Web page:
All physiotherapists at Restore Life Physiotherapy and Wellness Waterloo are proactive and dedicated to patient health. Our committed team of physiotherapists ensures that patient health goals and needs are met, with a proper detailed assessment, and by creating an individual physiotherapy treatment program that suits them the best.


Each physiotherapist of our team understands the impact of joint functions can have on your daily life. As a result, we at Restore Life Physiotherapy Waterloo ensure to provide all our services to help our patients to tackle their key symptoms to restore and regain their strength.


As mentioned earlier, education, exercise and weight control are considered to be the first line of treatment. Physiotherapists can help you at the second line of treatment if the first line of treatment doesn’t provide enough relief. It should be complemented with pain relief meds, TENS, manual therapy, orthoses, shoe insoles, and aids. Only for those, with extreme symptoms, surgery is suggested.

How can Restore Life Physiotherapy and Wellness Waterloo can help you?

Osteoarthritis can obstruct you from accomplishing your daily activities and we understand that it’s frustrating. Fortunately, physiotherapy can help you manage osteoarthritis pain. Physiotherapy can even save you from having surgery.


At Restore Life Physiotherapy and Wellness Waterloo, our team of physiotherapists is experienced and trained to assess and treat osteoarthritis. One of our experienced physiotherapists would perform a thorough assessment of your condition, and range of motion, and discuss the symptoms you are suffering from. Then, physiotherapists would create a personalized treatment plan to address your specific condition. Your physiotherapist will educate you about everything you can do to manage the condition including exercises, losing weight, preventing injuries and falls, etc. A home exercise plan would also be given to you to follow and more sessions for hands-on physiotherapy, manual therapy, shockwave therapy, massage therapy, chiropractic care, etc.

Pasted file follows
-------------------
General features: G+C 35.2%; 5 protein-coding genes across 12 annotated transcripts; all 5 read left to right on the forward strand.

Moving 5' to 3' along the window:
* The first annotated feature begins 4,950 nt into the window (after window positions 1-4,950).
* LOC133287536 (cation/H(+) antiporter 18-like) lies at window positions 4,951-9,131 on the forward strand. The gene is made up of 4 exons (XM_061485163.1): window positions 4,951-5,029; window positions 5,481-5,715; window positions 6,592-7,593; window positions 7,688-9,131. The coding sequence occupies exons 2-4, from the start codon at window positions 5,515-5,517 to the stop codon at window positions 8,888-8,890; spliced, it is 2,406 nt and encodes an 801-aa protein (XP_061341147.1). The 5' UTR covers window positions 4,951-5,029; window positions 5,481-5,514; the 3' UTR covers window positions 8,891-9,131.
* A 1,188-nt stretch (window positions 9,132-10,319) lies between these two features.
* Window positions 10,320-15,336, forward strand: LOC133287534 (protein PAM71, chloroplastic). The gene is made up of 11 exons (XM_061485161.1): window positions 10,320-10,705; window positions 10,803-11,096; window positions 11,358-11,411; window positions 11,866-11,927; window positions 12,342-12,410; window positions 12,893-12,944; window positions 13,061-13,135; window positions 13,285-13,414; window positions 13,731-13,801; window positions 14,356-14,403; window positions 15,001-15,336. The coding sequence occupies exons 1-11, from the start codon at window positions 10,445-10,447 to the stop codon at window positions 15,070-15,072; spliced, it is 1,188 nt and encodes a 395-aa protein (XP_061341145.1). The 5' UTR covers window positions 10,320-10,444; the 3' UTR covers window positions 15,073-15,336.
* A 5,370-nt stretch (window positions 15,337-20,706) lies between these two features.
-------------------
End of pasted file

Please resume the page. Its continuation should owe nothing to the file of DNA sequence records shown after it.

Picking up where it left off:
Your treatment plan will aim to alleviate pain, improve range of motion, and build strength so you can get back to your normal life again. If you are in Waterloo and Kitchener Region, don’t hesitate to visit our Waterloo clinic, we are happy to answer any specific questions you have!

What are some measures that one can take to prevent osteoarthritis?

Although it’s not entirely feasible to prevent osteoarthritis, you could try to minimize your chances of developing the condition by maintaining a healthy lifestyle and preventing injuries.

  • Maintaining Healthy Weight: To begin with, it is crucial for everyone to maintain a healthy weight. Being overweight or obese increases the risk of various diseases and complications. The additional weight puts undue pressure on the lower body, including the hips, knees, ankles, and feet. If you are overweight, talk to your doctor or physiotherapist about safe exercises that you can perform to accomplish your goal of reaching and maintaining a healthy weight. Feel free to contact our team with a wealth of experience on which exercises can benefit you to lose weight. 
  • Control Sugar: High blood sugar levels put you at an increased risk of getting osteoarthritis. If you already have diabetes, keep close monitoring of your sugar levels and get the medicine and care you need. Staying active after eating, even for 20 minutes would help you to control sugar. To avoid excessive sugar levels, it is important to adhere to the instructions and advice provided by your healthcare provider. 
  • Stay Active: Regular exercise can be effective in preventing joint problems by keeping them flexible and reducing stiffness. It also strengthens the muscles, which is crucial in managing arthritis. Strive to engage in at least 30 minutes of exercise on most days. Consult with your healthcare provider or reach out to our physiotherapists in Waterloo clinic to determine what types of exercise are safe for you.
  • Prevent Injuries or Falls: Sustaining joint injuries can increase the likelihood of developing osteoarthritis. When initiating an exercise routine, it is recommended to start slowly and gradually increase intensity. Before each workout, take 5 to 10 minutes to warm up with gentle movements and stretches to prevent injury to muscles, joints, ligaments, and tendons. Varying the types of exercises and activities performed each day can help distribute stress across different joints and prevent overuse of the same ones. Be mindful of daily activities that may exert excessive pressure on joints. For example, carrying heavy bags of groceries close to your body in the crook of your arm can be less taxing on the joints than holding them with your hands. When using exercise equipment or protective gear, always follow the instructions provided. Ensure that the gear fits properly and is comfortable to use.

What food should you avoid in osteoarthritis?

Osteoarthritis is a non-inflammatory health condition, but research shows that dietary interventions like reducing intake of specific foods and beverages are reported to decrease the severity of pain and stiffness in osteoarthritis.


Foods that are processed and have a high value of added sugars and salt are the most to be avoided like red meat, processed meats, ice creams, candy, soda, canned foods with salt, some cheeses, etc. Chronic alcohol consumption is also associated with a high risk of osteoarthritis.